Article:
Branching points are important and could definitely make the whole thing more probable. So if you or anyone else sees others, please point them out.

This particular branching point is one I've thought about (cell D26) and don't think is likely enough to even show up in the final odds. The chemicals they use as cryoprotectants are toxic at the concentrations they need to be using, and while that's fine if you're going to be uploaded it's potentially a big problem if you're going to be revived. Future medicine would need to be really good to keep these cells from dying immediately on rewarming. Expense issues are also mostly worse for in-flesh revival.

(One branching that would help would be if plastination became possible, because it removes the problem of needing cryonics organizations to stay existant, functional, and legal.)

Low temperature permits a wider range of molecular machinery to function. For example, you could have a burrowing micro-scale machine (it doesn't need to be nano-scale, although components obviously could be) which slowly removes extracellular cryoprotectant and water, replacing it with a nontoxic cryoprotectant. The replacement matter could be laced with other helpful drugs like ischemia blockers and cell membrane fortifiers, which would activate upon warming.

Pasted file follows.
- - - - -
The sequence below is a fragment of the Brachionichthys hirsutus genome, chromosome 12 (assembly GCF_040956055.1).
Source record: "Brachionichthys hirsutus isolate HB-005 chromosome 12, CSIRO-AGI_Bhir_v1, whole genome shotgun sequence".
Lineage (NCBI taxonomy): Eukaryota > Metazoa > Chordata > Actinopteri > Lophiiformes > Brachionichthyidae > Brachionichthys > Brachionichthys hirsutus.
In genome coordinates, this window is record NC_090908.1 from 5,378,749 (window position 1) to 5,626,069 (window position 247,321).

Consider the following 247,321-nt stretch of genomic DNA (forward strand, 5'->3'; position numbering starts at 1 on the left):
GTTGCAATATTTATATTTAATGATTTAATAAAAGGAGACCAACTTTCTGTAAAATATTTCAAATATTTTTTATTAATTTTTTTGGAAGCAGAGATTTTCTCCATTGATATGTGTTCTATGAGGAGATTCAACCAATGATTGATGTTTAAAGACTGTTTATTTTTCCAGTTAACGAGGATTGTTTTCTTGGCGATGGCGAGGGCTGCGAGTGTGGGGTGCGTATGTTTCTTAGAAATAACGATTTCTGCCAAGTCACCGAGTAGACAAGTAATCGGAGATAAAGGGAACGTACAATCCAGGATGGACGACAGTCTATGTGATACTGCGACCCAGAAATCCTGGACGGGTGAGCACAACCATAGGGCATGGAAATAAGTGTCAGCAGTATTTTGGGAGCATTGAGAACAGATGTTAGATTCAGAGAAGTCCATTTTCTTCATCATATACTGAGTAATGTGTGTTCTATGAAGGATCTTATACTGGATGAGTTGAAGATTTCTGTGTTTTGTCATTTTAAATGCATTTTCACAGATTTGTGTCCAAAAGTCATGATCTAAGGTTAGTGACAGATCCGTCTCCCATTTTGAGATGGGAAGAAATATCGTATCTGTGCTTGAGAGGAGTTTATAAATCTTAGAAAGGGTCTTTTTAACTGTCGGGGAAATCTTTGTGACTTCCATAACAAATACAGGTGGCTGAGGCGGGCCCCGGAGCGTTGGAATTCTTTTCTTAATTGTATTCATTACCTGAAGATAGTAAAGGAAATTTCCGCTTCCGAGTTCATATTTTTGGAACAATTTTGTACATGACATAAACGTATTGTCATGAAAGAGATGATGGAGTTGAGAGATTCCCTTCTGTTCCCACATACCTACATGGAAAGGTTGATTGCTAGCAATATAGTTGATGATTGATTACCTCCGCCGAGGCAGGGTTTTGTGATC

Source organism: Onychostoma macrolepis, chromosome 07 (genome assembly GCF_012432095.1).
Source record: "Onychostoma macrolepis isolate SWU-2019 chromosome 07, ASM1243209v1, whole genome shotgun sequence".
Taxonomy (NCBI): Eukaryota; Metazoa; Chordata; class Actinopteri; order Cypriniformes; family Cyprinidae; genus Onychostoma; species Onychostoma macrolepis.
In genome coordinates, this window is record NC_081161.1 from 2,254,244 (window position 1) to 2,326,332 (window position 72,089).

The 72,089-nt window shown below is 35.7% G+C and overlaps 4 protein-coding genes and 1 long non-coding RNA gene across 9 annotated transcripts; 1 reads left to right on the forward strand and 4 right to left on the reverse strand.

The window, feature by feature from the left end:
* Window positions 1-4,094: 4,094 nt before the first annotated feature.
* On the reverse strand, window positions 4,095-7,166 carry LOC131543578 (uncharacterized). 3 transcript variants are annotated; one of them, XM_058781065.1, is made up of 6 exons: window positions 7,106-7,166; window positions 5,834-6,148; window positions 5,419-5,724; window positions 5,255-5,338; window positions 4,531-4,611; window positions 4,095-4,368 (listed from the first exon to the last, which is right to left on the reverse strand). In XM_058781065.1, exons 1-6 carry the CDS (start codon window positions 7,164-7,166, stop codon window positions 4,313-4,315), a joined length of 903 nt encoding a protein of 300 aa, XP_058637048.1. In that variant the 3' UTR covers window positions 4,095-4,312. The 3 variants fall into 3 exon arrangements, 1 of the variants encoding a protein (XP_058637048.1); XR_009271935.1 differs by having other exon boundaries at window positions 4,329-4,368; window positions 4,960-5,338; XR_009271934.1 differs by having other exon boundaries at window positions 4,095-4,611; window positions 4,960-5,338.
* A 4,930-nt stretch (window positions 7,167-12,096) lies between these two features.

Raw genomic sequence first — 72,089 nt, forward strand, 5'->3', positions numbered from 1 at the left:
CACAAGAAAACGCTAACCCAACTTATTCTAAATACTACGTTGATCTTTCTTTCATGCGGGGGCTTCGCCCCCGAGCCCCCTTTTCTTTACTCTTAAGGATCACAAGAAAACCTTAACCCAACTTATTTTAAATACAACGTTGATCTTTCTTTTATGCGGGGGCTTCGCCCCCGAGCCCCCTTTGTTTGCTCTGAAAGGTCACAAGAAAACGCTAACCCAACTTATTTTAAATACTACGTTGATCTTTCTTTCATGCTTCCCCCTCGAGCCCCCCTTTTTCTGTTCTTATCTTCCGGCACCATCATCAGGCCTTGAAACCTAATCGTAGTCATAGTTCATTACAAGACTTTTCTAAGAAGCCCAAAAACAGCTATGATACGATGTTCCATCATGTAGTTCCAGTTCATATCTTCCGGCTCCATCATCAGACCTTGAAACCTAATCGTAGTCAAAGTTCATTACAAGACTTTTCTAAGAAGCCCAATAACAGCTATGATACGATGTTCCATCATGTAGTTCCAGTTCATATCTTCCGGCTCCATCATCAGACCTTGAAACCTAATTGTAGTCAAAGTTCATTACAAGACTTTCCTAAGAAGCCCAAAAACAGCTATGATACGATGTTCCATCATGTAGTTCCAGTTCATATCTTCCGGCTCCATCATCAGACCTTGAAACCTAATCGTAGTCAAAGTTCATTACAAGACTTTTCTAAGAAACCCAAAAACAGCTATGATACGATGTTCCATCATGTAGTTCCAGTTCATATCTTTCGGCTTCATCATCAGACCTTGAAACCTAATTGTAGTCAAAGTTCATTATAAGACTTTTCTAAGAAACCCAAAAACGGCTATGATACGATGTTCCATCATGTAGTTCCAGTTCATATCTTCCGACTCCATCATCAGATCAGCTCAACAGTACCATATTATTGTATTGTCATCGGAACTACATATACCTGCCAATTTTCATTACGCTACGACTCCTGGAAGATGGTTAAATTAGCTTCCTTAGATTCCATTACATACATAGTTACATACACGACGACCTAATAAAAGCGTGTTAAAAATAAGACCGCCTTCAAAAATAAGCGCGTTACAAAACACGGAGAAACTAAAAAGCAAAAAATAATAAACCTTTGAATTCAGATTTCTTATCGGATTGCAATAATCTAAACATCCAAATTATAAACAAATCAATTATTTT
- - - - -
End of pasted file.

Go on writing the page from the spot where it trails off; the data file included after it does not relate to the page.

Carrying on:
2loup-vaillant7yHmm, even plastination could have legal problem where I live. I'm not sure we can do anything other than burning or burying the corpse. Now if one is willing to break the law, this is only a cubic foot to keep hidden around. I would be willing to face the risk if it meant my family.

More Cryonics Probability Estimates

by jefftk 3 min read17th Dec 201289 comments


There are a lot of steps that all need to go correctly for cryonics to work. People who had gone through the potential problems, assigning probabilities, had come up with odds of success between 1:4 and 1:435. About a year ago I went through and collected estimates, finding other people's and making my own. I've been maintaining these in a googledoc.

Yesterday, on the bus back from the NYC mega-meetup with a group of people from the Cambridge LessWrong meetup, I got more people to give estimates for these probabilities. We started with my potential problems, I explained the model and how independence works in it [1]. For each question everyone decided on their own answer and then we went around and shared our answers (to reduce anchoring). Because there's still going to be some people adjusting to others based on their answers I tried to randomize the order in which I asked people their estimates. My notes are here. [2]